The remaining two species in subseries Decussates, E. aspersa and E. dolichocera, are found immediately east and northeast of Perth, Western Australia. E. aspersa is a mallee occurring sporadically as understory in Jarrah forests in the Darling Range and differs from E. socialis in having smaller leaves, buds and fruit and in being non-glaucous. E. dolichocera occurs in the wheatbelt and is a large mallee with obvious rough bark, pendulous bud clusters, buds with prominently beaked operculum and is never glaucous.
Eucalyptus socialis has three subspecies:
E. socialis subsp. socialis
Very widespread, in New South Wales, Victoria, South Australia, extending to the Pilbara in Western Australia and to Central Australia, and, disjunctly, in central Queensland (sporadically from west of Winton and Longreach to north-east of Aramac). Subsp. socialis may be glaucous or not so, but always has dull leaves. Distinguished from subsp. viridans by these dull green adult leaves and from subsp. victoriensis by its smaller buds and fruit.
E. socialis subsp. victoriensis
A mallee from the southern part of the Great Victoria Desert, extending from Forrest Lakes in Western Australia near the border with South Australia, south-east to the Gawler Ranges and north-western Eyre Peninsula, particularly on dune crests or in swales between dunes. It has large buds with the operculum slightly wider than the hypanthium at the join, large fruit (0.7–1 cm wide) and has coarse, usually dull, rarely slightly glossy, adult leaves.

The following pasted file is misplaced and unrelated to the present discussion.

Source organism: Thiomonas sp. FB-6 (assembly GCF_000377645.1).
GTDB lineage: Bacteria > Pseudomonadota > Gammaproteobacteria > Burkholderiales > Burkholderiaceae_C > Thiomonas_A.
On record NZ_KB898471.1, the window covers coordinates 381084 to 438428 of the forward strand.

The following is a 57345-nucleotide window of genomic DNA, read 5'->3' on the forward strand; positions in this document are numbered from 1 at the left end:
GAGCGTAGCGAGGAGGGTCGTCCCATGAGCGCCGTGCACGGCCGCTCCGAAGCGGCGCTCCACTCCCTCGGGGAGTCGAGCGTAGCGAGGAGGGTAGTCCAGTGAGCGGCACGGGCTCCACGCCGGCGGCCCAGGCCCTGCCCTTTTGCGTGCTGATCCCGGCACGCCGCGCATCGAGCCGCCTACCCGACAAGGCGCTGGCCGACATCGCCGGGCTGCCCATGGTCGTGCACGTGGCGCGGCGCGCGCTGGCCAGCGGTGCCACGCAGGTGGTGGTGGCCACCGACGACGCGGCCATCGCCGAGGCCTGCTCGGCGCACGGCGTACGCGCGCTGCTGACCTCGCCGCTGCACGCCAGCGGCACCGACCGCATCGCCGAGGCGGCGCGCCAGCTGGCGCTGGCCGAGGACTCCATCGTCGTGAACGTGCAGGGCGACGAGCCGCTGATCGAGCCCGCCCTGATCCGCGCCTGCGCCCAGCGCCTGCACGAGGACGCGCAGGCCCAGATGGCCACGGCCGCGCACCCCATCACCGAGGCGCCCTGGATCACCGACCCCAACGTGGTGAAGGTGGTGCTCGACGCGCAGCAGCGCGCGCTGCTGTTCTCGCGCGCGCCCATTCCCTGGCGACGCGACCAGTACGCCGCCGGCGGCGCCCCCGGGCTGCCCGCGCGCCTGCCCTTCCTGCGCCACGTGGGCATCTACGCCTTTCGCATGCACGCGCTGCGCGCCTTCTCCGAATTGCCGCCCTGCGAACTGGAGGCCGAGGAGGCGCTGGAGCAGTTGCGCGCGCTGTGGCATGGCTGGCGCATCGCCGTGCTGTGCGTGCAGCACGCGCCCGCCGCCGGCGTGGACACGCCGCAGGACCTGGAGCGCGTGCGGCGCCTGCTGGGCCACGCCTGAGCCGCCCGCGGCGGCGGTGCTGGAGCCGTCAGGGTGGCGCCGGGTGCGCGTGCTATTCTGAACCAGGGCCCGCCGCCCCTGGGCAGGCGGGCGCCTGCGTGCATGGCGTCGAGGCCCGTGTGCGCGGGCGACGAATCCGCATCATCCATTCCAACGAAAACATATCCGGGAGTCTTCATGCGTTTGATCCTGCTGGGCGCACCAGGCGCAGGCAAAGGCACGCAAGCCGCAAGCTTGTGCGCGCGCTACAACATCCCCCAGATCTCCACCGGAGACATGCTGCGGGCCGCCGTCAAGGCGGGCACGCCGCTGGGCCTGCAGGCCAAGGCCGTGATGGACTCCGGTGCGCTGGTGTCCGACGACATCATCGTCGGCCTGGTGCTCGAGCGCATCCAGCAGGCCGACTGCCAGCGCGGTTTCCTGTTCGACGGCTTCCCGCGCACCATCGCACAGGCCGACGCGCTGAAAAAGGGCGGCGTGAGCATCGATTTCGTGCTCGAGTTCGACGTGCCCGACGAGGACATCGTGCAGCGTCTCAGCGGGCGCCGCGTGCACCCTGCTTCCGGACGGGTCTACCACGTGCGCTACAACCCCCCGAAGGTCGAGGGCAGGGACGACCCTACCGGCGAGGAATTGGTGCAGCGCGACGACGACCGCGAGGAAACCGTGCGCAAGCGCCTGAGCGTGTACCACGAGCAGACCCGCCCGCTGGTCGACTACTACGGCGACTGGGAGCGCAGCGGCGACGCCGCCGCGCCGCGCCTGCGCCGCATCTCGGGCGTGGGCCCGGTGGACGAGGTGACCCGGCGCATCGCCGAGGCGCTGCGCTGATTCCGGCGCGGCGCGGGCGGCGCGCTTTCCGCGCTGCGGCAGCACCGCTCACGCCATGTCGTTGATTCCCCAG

E. socialis subsp. viridans
It occurs in South Australia from the eastern side of the Eyre Peninsula through the Yorke Peninsula to the southern Murray Mallee, possibly extending into the western parts of Victoria. It is distinguished from subsp. socialis and subsp. victoriensis by its glossy adult leaves. It has been confused with E. peninsularis, a distantly related species endemic to the Eyre Peninsula, which can be easily identified by its decurrent juvenile leaves, pendulous prominently beaked buds and strongly urn-shaped fruit. In the absence of buds and juvenile leaves specimens of subsp. viridans have been misidentified as E. oleosa subsp. oleosa.
The taxonomy of E. socialis and related species is somewhat complex, not least due to the remote occurrences of some forms. The name E. eucentrica was published in 1991 by L.A.S. Johnson & K.D. Hill to account for plants occurring in the Great Victoria Desert, the Pilbara, Central Australia and Queensland, that had coarser leaves, larger buds that were often glaucous and yellow flowers, compared with more typical E. socialis. Relatively large-leaved E. eucentrica was regarded by Johnson & Hill as smaller than the non-glaucous glossy leaved E. yumbarrana. Nicolle (2005) re-classified E. eucentrica at subspecies level i.e. E. socialis subsp. eucentrica, differing from subsp. socialis by the glaucous branchlets and buds and the creamy yellow flowers. Nicolle also regards the subsp. eucentrica as occurring from the Pilbara east to the Simpson Desert and disjunctly in central Queensland, but occurring in South Australia only in the far-north-west, not in the Great Victoria Desert. Observations in the field and herbarium by the authors of EUCLID show that the variation in glaucescence is pronounced with non-glaucous and glaucous plants with similar sized leaves and buds growing side by side in some areas; degrees of glaucescence from none to slight to pronounced also occur within populations. For this reason we include Nicolle's subsp. eucentrica in subsp. socialis. Bud dimensions also suggest subsp. eucentrica is better placed in subsp. socialis than in subsp. victoriensis.